Symptoms, Understanding & Coping Strategies
Cynthia Z. Hansen, M.Ed.
Difficulty starting a task; staying focused on school tasks, managing simple routines, great ideas without follow-through; late work, and lost work: Sound familiar? Then read on! There are many reasons why students may have these difficulties, from disengagement due to boredom, learning disabilities, or processing and perceptual difficulties. Yet our brightest students are often labeled “lazy” or “stubborn” when they have difficulty managing their world: a realm that requires strong executive functioning skills.
Tasks which seem mundane to adults may be overwhelming to a fast thinking, deeply pondering child. Gifted individuals already cope with intense emotions, sensory awareness, the ache to be in constant motion, intellectual depth, and visual awareness depending on their areas of giftedness. Many of our gifted students get caught between their accelerated intellectual development and their delayed physical coordination, social abilities, or overall coping abilities. This mismatch is confusing not just for parents, but for our children as well.
Executive functions are like threads of a tapestry that are colored by setting, environmental factors, social context, the motivational forces of the task, and the desires of the student. Understanding how executive functions effect the learning and retrieval process using a strength based model, families can discover the tools to support a child’s atypical learning style common to many of our special needs students. It is through our strengths that both adults and children can gain the self confidence to make changes.
WHAT IS EXECUTIVE FUNCTION?
Think of the Pre-frontal lobe of the brain, where executive function originates, as the keyboard of a computer. A simple keystroke is not enough, even to turn on the computer, but needs to be accompanied by a series of strokes. From typing a series of letters in the proper order to create a correctly spelled word, to adding ashift,controlorfunctionkey to produce or retrieve information, there are countless combinations. None of us are perfect, and each of us has strengths and weaknesses when using a computer which varies day to day and task to task depending on our mood, and the complexity and familiarity of the task at hand. Those of us who have great skills using computers, or have strong executive functions, are unstoppable in what we can accomplish, even if the computer is a bit slow. Those of us whom just can’t get the knack of the keyboard and how to use those shortcuts, suffer with slow production, high frustration and avoidance.
Executive function is a stronger predictor of academic success than IQ because it impacts one’s ability to remember and store information; to read and understand text; to process multi-step mathematical equations, to self-regulate behavior and emotions, to inhibit thoughts in order to get to sleep, and to successfully complete a myriad of tasks. These tasks get more complex as our children move from kindergarten where the teacher and parent do many of these tasks for the child, to middle school where the child is faced with multiple classrooms, multiple teacher styles, and more complex tasks in content areas.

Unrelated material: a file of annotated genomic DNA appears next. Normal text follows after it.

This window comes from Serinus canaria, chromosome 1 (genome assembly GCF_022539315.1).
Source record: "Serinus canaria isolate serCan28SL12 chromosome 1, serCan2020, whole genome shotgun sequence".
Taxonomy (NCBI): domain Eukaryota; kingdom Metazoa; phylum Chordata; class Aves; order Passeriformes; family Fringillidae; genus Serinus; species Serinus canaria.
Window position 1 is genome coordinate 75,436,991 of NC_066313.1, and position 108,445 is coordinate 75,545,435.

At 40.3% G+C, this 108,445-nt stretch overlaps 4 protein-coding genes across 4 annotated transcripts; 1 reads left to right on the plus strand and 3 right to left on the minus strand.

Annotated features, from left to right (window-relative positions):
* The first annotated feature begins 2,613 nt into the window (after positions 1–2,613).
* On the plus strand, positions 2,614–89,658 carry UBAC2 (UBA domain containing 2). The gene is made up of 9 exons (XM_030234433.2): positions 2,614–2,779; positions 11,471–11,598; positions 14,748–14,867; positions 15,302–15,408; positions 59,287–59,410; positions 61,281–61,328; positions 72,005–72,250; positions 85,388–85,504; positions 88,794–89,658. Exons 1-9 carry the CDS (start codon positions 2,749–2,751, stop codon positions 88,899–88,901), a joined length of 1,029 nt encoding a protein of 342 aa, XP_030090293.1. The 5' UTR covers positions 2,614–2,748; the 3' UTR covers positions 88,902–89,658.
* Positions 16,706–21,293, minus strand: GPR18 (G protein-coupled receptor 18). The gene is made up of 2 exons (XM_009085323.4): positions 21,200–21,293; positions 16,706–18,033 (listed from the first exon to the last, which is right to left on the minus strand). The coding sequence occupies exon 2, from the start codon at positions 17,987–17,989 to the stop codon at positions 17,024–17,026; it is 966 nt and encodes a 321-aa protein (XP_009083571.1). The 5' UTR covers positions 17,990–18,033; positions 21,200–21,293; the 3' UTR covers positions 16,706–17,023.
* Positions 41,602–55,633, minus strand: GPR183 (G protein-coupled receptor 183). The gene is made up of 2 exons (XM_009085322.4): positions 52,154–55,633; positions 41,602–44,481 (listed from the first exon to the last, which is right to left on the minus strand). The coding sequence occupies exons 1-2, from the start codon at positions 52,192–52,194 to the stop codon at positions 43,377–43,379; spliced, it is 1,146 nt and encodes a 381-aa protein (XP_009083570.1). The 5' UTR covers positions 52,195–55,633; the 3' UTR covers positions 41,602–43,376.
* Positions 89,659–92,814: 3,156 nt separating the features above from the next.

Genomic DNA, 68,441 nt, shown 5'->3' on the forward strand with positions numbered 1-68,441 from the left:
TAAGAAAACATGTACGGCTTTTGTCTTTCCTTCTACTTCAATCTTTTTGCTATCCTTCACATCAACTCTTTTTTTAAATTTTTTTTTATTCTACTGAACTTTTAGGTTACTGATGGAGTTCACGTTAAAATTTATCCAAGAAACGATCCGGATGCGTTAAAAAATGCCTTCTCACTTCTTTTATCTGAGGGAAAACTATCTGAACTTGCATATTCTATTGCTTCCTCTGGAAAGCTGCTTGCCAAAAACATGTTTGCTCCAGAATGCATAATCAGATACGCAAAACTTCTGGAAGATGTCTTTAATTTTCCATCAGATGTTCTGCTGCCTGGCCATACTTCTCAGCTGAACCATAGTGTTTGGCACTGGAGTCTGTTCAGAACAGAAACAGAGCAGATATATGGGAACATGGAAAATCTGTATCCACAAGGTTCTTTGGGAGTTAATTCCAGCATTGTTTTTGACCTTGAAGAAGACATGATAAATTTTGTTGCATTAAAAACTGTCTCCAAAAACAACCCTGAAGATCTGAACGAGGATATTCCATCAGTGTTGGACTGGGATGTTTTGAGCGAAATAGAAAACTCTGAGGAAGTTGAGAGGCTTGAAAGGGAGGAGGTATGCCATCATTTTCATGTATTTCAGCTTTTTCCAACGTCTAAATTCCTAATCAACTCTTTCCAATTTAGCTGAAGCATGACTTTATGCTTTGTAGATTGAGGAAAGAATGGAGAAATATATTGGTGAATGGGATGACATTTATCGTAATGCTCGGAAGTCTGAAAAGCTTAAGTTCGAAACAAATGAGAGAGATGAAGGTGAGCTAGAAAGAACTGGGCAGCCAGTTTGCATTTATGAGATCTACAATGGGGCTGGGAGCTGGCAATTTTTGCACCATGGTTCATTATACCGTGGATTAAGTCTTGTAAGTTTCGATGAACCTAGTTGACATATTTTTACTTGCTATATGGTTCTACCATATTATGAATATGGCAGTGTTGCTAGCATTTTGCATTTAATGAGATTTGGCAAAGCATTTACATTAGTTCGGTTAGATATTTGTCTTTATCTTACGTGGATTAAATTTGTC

Everyone has stronger and weaker functions on a given day due to exhaustion, stress, and energy levels. And none of us has perfect functioning in all areas. The question to consider is: Does a functionimpaira child’s day-to day coping abilities or academic success on aconsistentbasis?
Acquiring Executive Function skills is a developmental process, like walking and talking. For our very brightest children, development in this area of the brain may be delayed 2-3 years all the way into their late 20s to early thirties. Intervention can help students develop key skills and confidence, despite the difficulty.
HOPE: A STRATEGY TOOL-KIT
Even professionals, with assessment data in hand, will experiment with different strategies and work with the family to assess their effectiveness. So trust yourself, laugh with what fails, embrace what works, and enjoy learning about yourself and your family!
My kids are my inspiration, my enigma, and the source of many “ah-ha” moments. But be clear: “Yours will be different.” Your situation, your child, and your classroom is unique. As you gather advice; and observe what others do, I ask you to trust your instincts and observations of your child, and let them guide you. Remember:
Change Takes Courage
Change Takes Practice
Change takes Time
Cindy Hansen received her teaching certificate, and Masters of Education at UCLA and Certificate of Gifted Education from UCSB. In addition, she has taken extensive courses in learning assessments, learning disabilities, and Educational Therapy at CSUN and has taught a wide variety of subjects, from Theatre Arts to Math since 1986.
Ms Hansen presents parent and teacher workshops on understanding Executive Functions; Time and Organizational Coping Strategies (“Seeing What I Need To Do”), and Understanding Intensities. She also is available for private consultations. You may contact her at CindyZHansen@gmail.com.
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